In October 2015, IRI’s global youth initiative, Generation Democracy, hosted its first event outside the U.S. in Dakar, Senegal that brought together 45 young leaders from the West African countries of Burkina Faso, Cote d’Ivoire, Mali, Mauritania, Niger, Nigeria, and Senegal for a collaborative conference and advocacy skills workshop (read more about Generation Democracy’s Dakar conference, here).
Two weeks ago, IRI had the chance to meet with two Generation Democracy’s Niger alumni to hear their stories and hopes for the future ahead of Niger’s presidential and legislative elections, to be held on Sunday February 21, 2016.
Kaka Touda Mamane is a young civil society activist from Niger’s Diffa region. Kaka has a jurist background but was offered a job as the chief editor for Alternative Espaces-Citoyens, a prominent civil society organization in Niamey, Niger. As the chief editor, Kaka oversees a group of 10 young Nigerien bloggers who write on human rights issues, gender equality and the promotion of youth. He is also a regular contributor to Alternative Espaces Citoyens’ radio station, which is part of a broader network of community radio stations across Niger.
While I spoke to him, Kaka explained how Generation Democracy’s Dakar conference allowed him to “meet and exchange ideas with other politically active youth in region.” He also talks about his goals for Nigerien youth, which include a high participation and peaceful engagement of youth during the upcoming elections.
Oumarou Hami Alfouja, known as Gamar, is a young political activist from the Agadez region. Gamar attended the prestigious Universite de Science Politique in France and is now a program manager for SwissContact, an international private foundation that provides professional training and career orientation to Nigerien youth. Gamar trains and provides professional guidance to unemployed youth across Niger.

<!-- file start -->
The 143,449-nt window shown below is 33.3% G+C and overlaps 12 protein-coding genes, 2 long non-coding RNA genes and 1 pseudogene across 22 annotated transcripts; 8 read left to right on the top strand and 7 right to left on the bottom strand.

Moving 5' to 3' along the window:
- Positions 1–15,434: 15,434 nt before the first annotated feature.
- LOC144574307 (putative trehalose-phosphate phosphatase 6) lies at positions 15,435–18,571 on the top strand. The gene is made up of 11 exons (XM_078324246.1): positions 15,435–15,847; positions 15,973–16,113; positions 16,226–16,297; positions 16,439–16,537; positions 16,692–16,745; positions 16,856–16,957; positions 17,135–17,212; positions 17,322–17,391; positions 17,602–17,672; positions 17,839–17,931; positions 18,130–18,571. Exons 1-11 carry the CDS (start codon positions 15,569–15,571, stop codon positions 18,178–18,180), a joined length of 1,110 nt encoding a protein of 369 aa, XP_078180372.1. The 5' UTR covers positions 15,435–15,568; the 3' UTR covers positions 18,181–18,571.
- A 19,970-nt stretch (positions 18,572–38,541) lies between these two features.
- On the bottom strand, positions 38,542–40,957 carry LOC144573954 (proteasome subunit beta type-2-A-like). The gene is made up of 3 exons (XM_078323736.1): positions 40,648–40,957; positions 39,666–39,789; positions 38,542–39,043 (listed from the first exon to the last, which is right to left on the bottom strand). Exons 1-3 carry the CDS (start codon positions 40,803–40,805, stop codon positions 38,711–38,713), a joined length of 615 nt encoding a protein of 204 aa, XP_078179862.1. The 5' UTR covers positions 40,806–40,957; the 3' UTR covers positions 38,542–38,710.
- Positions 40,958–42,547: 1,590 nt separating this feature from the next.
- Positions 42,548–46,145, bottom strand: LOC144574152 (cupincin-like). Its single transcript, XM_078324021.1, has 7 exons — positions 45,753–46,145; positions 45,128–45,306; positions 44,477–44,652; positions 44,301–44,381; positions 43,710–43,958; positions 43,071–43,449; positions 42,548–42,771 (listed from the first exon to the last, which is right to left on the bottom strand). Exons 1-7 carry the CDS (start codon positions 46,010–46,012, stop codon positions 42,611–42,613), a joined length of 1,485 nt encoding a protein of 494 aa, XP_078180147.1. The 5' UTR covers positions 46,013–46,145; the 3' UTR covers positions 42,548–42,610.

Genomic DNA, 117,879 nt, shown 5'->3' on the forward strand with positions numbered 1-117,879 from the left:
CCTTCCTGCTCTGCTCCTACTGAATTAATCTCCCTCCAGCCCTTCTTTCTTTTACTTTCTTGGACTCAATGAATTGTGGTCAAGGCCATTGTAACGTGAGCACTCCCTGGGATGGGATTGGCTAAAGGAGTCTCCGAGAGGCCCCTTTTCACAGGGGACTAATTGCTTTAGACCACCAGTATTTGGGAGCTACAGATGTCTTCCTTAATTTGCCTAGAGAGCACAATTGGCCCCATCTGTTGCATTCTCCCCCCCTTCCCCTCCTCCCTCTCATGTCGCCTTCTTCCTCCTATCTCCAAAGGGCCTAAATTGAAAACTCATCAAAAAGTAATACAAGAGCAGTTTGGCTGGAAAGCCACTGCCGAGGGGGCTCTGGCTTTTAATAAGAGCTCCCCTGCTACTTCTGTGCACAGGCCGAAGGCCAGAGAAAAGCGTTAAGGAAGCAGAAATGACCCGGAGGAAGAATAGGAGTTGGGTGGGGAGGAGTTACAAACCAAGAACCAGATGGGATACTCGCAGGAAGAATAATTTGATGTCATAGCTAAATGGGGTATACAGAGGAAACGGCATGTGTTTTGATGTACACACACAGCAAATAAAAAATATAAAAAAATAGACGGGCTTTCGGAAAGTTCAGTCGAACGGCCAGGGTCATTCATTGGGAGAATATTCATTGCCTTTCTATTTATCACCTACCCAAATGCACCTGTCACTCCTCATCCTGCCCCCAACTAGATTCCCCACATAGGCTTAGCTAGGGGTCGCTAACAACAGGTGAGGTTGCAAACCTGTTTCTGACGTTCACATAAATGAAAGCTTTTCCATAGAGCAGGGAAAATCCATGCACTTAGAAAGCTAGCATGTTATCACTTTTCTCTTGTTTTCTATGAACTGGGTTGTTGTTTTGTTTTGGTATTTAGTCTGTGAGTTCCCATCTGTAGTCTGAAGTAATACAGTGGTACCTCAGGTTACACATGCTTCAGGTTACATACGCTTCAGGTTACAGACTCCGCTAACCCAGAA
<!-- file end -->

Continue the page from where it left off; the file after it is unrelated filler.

Gamar was particularly impacted by discussion around the topic of “renewing the political class” at the Generation Democracy Dakar conference. As part of his goals for Nigerien youth, Gamar added that he is eager to engage Nigerien youth in “tea debates” and explain to them the importance of the democratic process to reduce electoral violence during the upcoming elections.
Kaka and Gamar are respectively from the Toubou and Touareg ethnic minority groups in Niger. Around three cups of Touareg tea, each of them explained the importance of engaging youth outside of Niamey during the upcoming elections. In the Diffa region, tens of thousands of Nigeriens have been internally displaced by Boko Haram, and Nigerien youth are often Boko Haram’s first targeted recruits, as they often have no economic alternative and are more susceptible to extremist ideologies. Despite the historical presence of foreign multinational corporations, the Nigerien national government has invested sparsely in the Agadez region and Nigerien youth are frustrated by the lack of job opportunities and have turned instead toward the illegal migration market for quick dividends.
While these are only some of the preoccupations of Nigerien youth, IRI viewed the engagement of youth in Niger as crucial ahead of Sunday’s elections. With funding from the United States Agency for International Development and the National Endowment for Democracy, IRI worked directly with Generation Democracy Niger and other politically active Nigerien youth to mitigate conflicts during this electoral cycle. Specifically, IRI recently sponsored the creation of eight interparty “mediation groups” which monitored and provided a rapid response to electoral violence in each region across Niger (read more about IRI’s interparty mediation groups, here).Top